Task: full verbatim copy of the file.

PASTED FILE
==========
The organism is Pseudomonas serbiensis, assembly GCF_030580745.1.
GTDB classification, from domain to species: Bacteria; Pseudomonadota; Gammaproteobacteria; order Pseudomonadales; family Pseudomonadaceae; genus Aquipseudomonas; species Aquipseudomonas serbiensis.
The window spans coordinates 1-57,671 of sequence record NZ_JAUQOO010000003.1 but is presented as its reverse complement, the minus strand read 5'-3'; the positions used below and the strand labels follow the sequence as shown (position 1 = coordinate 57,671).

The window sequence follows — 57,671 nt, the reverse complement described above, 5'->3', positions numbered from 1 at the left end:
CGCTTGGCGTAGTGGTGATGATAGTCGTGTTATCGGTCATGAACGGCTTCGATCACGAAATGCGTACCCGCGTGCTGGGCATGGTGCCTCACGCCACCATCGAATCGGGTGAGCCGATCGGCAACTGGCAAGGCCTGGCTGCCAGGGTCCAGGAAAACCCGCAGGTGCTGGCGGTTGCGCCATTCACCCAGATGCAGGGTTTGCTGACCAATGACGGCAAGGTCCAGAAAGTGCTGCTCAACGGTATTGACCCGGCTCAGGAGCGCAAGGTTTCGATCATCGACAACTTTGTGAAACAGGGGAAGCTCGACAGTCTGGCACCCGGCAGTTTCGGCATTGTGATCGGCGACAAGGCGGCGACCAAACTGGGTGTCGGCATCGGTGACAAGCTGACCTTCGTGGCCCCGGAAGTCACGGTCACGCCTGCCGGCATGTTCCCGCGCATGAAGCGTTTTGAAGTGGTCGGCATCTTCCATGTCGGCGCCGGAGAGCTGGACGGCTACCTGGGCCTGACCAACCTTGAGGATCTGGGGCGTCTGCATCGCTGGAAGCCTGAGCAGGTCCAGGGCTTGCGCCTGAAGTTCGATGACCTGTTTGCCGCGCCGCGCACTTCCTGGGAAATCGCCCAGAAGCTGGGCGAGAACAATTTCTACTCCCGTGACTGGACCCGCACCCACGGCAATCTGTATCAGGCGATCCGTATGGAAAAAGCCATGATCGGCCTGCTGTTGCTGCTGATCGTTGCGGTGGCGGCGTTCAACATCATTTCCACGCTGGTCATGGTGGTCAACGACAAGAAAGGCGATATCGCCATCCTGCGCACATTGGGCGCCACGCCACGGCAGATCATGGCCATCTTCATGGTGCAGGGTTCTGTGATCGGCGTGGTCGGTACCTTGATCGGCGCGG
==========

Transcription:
The organism is Pseudomonas serbiensis, assembly GCF_030580745.1.
GTDB classification, from domain to species: Bacteria; Pseudomonadota; Gammaproteobacteria; order Pseudomonadales; family Pseudomonadaceae; genus Aquipseudomonas; species Aquipseudomonas serbiensis.
The window spans coordinates 1-57,671 of sequence record NZ_JAUQOO010000003.1 but is presented as its reverse complement, the minus strand read 5'-3'; the positions used below and the strand labels follow the sequence as shown (position 1 = coordinate 57,671).

The window sequence follows — 57,671 nt, the reverse complement described above, 5'->3', positions numbered from 1 at the left end:
CGCTTGGCGTAGTGGTGATGATAGTCGTGTTATCGGTCATGAACGGCTTCGATCACGAAATGCGTACCCGCGTGCTGGGCATGGTGCCTCACGCCACCATCGAATCGGGTGAGCCGATCGGCAACTGGCAAGGCCTGGCTGCCAGGGTCCAGGAAAACCCGCAGGTGCTGGCGGTTGCGCCATTCACCCAGATGCAGGGTTTGCTGACCAATGACGGCAAGGTCCAGAAAGTGCTGCTCAACGGTATTGACCCGGCTCAGGAGCGCAAGGTTTCGATCATCGACAACTTTGTGAAACAGGGGAAGCTCGACAGTCTGGCACCCGGCAGTTTCGGCATTGTGATCGGCGACAAGGCGGCGACCAAACTGGGTGTCGGCATCGGTGACAAGCTGACCTTCGTGGCCCCGGAAGTCACGGTCACGCCTGCCGGCATGTTCCCGCGCATGAAGCGTTTTGAAGTGGTCGGCATCTTCCATGTCGGCGCCGGAGAGCTGGACGGCTACCTGGGCCTGACCAACCTTGAGGATCTGGGGCGTCTGCATCGCTGGAAGCCTGAGCAGGTCCAGGGCTTGCGCCTGAAGTTCGATGACCTGTTTGCCGCGCCGCGCACTTCCTGGGAAATCGCCCAGAAGCTGGGCGAGAACAATTTCTACTCCCGTGACTGGACCCGCACCCACGGCAATCTGTATCAGGCGATCCGTATGGAAAAAGCCATGATCGGCCTGCTGTTGCTGCTGATCGTTGCGGTGGCGGCGTTCAACATCATTTCCACGCTGGTCATGGTGGTCAACGACAAGAAAGGCGATATCGCCATCCTGCGCACATTGGGCGCCACGCCACGGCAGATCATGGCCATCTTCATGGTGCAGGGTTCTGTGATCGGCGTGGTCGGTACCTTGATCGGCGCGG